Photo: Beth Retro / Society6
Another day, another angry man shooting. I was sitting on the News side of the office yesterday — the air conditioning is broken on the Life and Buzz side, so many of us have set up shop on the other side to stay sane — when suddenly the room broke out in gasps and several “OH MY GOD”s. It was incredibly unsettling, and I had a sick feeling the rest of the day because I couldn’t stop thinking about what they must have seen that would elicit that sort of reaction.
Today the conversation has sort of turned, as it often sort of does, to gun control, mental illness, and whether it’s “too soon” to have a conversation about guns. But when the father of the victim says it’s not too soon, and, in fact, starts the conversation, I think we’re definitely OK to go ahead and talk about it.
As I (foolishly, I know) read the comments on some of the posts about the murders of Alison Parker and Adam Ward and the attempted murder of Vicki Gardner yesterday, it’s sort of amazing to see how many gun enthusiasts (or the people who don’t own guns but who align themselves with the politics of gun enthusiasts) feel super strongly that the Second Amendment is there for our own good. That owning a gun is a constitutional right that must be protected because it’s a valid one. And it’s valid because gun ownership is… the only thing keeping America from having its very own Hunger Games?
The Onion has perfectly summed up how absurd that idea is. And yet Ted Cruz recently called gun ownership the “ultimate check against governmental tyranny — for the protection of liberty.” And yet another senator said the Second Amendment was written “to balance a tyrannical force here.” (He said this after 20 children were murdered in their classrooms two weeks before Christmas.) And yet. And yet. And yet.
YOU GUYS. Come ON.
I mean, first of all, the way the Second Amendment is being interpreted by most of these types is suspect as hell. But even if you believe that the founding fathers had keeping tyranny at bay when they were writing the Constitution, and even if you believe they would be against, IDK, re-evaluating some of the things they did or didn’t put in the Constitution as society and technology evolved… I legitimately don’t understand how one could believe this notion of keeping tyranny in check idea is THAT compelling in modern America… mainly because I’ve never thought that a gun would keep me safe if those with power wanted to fuck with me.
To be clear, I don’t have a ton of trust of those in power at this point in my life. But the true threats to my life and liberty will likely not be stopped with a weapon, because the people who want to take those things away from me will pretty much always have a bigger weapon than I ever could.
If a man decides it’s appropriate to grab me from behind and slit my throat because I refuse to go out with him, a gun probably won’t do a whole lot for me. If a group of people want to stop me from having the abortion I need to stay alive, a gun isn’t going to save me. When I showed up to vote without a Texas ID in Houston, a gun wouldn’t have helped me. (Being middle class sure did, though!) A gun wouldn’t save me from being raped by this cop, or keep a group of cops from forcibly fingering me in a gas station parking lot because they “smelled marijuana” during a traffic stop like they did this woman. If someone wants to see me thrown in jail for existing while black, a gun isn’t going to save me — in fact, it’s actually pretty likely to ensure that I end up fucking dead.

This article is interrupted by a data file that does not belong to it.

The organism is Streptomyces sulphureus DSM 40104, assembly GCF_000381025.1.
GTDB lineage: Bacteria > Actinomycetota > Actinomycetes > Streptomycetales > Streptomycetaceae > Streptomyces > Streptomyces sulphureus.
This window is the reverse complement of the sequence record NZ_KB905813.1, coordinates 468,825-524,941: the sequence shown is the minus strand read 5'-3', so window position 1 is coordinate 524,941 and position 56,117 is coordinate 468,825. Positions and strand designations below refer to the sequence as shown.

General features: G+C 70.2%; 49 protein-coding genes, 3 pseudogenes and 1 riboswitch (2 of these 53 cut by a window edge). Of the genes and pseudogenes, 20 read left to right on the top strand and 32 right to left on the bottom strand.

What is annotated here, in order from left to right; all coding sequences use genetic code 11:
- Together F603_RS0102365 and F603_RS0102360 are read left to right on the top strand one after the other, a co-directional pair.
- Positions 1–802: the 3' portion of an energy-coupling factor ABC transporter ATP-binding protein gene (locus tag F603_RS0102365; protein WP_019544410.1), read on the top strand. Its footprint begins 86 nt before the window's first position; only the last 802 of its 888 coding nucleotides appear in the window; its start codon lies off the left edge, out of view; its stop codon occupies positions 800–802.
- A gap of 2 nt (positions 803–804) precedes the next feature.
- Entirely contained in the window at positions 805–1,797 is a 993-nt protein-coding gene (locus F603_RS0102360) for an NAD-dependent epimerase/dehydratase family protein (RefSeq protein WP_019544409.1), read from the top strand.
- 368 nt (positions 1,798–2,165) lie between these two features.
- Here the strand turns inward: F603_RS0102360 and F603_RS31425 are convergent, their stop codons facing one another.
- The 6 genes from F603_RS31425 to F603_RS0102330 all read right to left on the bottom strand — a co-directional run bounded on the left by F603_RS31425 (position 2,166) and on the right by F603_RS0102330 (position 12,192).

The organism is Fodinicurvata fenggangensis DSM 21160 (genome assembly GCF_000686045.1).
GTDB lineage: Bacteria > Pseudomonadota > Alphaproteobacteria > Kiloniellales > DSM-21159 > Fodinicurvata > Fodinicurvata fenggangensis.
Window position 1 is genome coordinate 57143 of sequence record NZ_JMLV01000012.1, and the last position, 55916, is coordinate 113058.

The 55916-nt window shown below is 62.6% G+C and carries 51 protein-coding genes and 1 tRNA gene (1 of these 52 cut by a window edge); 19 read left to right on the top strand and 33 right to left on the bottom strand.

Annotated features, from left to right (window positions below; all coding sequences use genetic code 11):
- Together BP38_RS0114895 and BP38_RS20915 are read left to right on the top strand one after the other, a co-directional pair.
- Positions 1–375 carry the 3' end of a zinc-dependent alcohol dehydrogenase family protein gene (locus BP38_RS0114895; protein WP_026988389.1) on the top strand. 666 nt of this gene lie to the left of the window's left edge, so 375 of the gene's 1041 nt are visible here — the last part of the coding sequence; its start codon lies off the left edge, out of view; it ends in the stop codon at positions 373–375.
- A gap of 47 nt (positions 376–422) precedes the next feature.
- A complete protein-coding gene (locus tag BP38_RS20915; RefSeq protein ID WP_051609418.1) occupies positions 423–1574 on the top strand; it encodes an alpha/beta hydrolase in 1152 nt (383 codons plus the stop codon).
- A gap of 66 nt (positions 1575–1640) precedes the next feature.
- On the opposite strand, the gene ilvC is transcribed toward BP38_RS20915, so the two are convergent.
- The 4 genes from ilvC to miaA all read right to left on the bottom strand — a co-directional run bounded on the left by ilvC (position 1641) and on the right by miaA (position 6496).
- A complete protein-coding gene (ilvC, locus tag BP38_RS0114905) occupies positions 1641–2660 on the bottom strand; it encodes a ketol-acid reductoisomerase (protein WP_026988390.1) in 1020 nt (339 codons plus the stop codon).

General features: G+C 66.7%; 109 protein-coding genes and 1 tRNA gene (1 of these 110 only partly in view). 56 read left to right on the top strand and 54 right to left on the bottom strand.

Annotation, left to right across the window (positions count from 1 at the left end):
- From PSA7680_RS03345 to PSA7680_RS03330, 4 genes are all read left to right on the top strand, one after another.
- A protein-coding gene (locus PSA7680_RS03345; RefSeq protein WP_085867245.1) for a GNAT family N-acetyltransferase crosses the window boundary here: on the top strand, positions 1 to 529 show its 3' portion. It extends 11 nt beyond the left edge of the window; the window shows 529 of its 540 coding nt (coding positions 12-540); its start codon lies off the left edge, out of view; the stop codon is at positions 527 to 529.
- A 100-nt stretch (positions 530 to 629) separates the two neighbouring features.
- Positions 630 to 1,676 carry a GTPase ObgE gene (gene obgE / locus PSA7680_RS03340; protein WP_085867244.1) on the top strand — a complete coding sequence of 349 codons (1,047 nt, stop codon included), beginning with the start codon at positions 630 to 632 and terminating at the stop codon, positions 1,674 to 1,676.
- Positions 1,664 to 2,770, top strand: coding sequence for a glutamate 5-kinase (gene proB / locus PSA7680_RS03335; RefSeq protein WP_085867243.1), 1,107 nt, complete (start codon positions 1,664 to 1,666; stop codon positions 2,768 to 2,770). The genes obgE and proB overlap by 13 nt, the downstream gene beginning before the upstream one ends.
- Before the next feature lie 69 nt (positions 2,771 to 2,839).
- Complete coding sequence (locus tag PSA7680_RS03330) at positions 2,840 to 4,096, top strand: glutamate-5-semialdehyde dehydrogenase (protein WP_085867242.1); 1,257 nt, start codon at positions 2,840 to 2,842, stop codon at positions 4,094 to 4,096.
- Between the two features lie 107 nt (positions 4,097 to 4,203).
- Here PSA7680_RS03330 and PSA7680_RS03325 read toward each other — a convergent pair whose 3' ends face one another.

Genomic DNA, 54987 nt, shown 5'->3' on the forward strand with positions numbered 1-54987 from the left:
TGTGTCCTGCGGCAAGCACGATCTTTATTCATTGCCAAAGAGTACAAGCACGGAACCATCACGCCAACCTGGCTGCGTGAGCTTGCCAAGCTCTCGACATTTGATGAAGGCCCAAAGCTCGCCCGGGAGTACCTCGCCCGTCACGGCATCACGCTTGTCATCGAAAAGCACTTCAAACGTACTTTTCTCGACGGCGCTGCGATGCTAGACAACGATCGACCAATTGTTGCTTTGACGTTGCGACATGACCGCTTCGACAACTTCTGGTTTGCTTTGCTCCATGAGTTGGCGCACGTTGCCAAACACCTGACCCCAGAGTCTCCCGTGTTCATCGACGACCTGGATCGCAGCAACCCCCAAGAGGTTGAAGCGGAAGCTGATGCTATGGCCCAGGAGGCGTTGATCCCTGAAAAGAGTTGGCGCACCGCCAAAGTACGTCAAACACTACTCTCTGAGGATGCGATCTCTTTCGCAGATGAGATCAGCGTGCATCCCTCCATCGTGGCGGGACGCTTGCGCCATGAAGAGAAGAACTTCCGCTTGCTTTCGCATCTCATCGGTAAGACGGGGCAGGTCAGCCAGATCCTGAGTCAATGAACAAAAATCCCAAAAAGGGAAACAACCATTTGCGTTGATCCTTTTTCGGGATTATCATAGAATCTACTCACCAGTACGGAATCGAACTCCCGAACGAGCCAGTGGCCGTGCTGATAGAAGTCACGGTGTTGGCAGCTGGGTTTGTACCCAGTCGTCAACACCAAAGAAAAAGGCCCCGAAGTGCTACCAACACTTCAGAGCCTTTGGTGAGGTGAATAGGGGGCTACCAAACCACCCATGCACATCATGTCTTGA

Perhaps the people who believe they need a gun for protection don’t realize how little they have to be afraid of in terms of institutionalized violence. I mean, if you’re white dude, you can show up to Target with a gun as part of a “peaceful protest” for gun rights. If you’re black and engaged in a peaceful protest about the well-documented police brutality that is actually taking away the rights of you and your children and your partner and your friends… well, then, your phone is a much better choice as far as defense systems go.
Because at least our phones have Twitter. And Vine. They have the blog posts that explain what, exactly, your rights are when you’re stopped by the cops. They can create hashtags and have apps that ensure your videos will automatically go to the cloud even if the phone gets taken or smashed. They have the platforms and access to the communities that allow people to talk openly about what is happening. And then there’s the photos. And the voice recordings, location data, and timestamps. The unedited videos. All the little bits of evidence and megabytes that are helping marginalized people get their stories heard and taken seriously.
So yeah, go ahead and make it hard for me to own a gun… in terms of keeping tyranny in check, the main thing I care about remaining in possession of is my phone. (And, God help me, a charger.)